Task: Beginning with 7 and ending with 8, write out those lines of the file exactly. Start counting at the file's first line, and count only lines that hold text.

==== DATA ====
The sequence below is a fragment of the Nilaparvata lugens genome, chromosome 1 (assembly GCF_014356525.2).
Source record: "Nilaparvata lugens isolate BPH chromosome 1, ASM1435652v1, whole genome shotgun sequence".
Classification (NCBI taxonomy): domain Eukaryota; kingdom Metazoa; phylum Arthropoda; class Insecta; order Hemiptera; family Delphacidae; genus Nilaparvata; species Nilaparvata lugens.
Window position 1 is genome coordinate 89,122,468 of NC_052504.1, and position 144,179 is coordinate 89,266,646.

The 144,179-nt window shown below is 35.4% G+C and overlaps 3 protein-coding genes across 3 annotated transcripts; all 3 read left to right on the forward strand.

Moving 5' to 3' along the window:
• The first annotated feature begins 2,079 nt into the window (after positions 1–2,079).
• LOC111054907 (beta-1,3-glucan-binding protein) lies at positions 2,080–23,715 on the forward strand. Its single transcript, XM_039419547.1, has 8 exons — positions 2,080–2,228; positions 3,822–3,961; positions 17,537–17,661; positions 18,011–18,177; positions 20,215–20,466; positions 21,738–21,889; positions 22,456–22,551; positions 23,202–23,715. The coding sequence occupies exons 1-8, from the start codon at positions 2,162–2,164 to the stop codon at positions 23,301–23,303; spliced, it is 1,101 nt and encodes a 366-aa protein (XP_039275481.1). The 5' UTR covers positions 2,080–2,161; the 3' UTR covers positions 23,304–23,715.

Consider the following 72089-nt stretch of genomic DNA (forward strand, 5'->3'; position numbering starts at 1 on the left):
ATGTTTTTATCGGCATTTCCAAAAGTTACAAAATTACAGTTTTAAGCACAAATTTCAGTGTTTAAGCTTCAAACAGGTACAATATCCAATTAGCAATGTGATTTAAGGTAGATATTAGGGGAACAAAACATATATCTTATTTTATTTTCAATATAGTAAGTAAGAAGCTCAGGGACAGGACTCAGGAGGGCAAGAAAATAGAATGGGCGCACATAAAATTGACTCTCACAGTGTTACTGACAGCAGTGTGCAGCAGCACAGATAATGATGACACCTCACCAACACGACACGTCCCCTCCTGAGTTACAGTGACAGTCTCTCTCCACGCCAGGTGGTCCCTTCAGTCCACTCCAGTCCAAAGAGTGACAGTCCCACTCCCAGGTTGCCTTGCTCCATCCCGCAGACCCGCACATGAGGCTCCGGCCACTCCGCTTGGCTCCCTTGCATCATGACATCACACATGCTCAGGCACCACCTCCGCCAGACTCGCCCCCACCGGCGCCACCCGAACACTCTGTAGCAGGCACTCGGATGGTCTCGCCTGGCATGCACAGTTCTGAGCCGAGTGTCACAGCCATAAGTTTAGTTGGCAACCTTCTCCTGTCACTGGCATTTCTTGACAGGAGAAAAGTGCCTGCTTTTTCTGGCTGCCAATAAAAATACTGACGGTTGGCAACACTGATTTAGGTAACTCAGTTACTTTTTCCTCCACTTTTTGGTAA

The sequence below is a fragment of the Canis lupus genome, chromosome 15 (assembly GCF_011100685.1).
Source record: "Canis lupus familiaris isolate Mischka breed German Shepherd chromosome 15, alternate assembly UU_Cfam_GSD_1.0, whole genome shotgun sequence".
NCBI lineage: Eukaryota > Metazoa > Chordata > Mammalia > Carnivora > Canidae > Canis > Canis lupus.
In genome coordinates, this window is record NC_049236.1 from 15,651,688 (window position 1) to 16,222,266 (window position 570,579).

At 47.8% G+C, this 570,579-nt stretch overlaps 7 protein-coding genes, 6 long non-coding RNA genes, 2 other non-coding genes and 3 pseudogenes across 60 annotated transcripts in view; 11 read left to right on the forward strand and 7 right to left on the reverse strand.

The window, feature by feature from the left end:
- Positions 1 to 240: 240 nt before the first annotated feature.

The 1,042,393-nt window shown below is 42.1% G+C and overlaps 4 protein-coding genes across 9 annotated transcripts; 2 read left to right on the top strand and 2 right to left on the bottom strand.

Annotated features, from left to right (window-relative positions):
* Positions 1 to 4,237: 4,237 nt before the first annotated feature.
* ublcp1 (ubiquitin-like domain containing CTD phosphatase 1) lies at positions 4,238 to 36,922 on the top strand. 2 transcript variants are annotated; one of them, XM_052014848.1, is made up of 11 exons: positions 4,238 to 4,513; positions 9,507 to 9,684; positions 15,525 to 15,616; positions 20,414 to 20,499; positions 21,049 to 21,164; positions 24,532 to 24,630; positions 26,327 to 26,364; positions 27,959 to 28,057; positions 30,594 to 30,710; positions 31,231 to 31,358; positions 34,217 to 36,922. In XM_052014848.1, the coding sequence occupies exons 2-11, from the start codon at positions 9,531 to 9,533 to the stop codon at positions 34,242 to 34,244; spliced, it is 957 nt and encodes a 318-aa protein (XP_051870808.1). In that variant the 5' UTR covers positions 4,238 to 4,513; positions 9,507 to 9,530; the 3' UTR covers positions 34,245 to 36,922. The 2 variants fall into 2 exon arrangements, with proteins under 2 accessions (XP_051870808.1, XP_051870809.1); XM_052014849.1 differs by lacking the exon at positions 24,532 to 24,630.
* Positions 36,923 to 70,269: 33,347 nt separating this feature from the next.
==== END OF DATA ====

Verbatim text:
• The first annotated feature begins 2,079 nt into the window (after positions 1–2,079).
• LOC111054907 (beta-1,3-glucan-binding protein) lies at positions 2,080–23,715 on the forward strand. Its single transcript, XM_039419547.1, has 8 exons — positions 2,080–2,228; positions 3,822–3,961; positions 17,537–17,661; positions 18,011–18,177; positions 20,215–20,466; positions 21,738–21,889; positions 22,456–22,551; positions 23,202–23,715. The coding sequence occupies exons 1-8, from the start codon at positions 2,162–2,164 to the stop codon at positions 23,301–23,303; spliced, it is 1,101 nt and encodes a 366-aa protein (XP_039275481.1). The 5' UTR covers positions 2,080–2,161; the 3' UTR covers positions 23,304–23,715.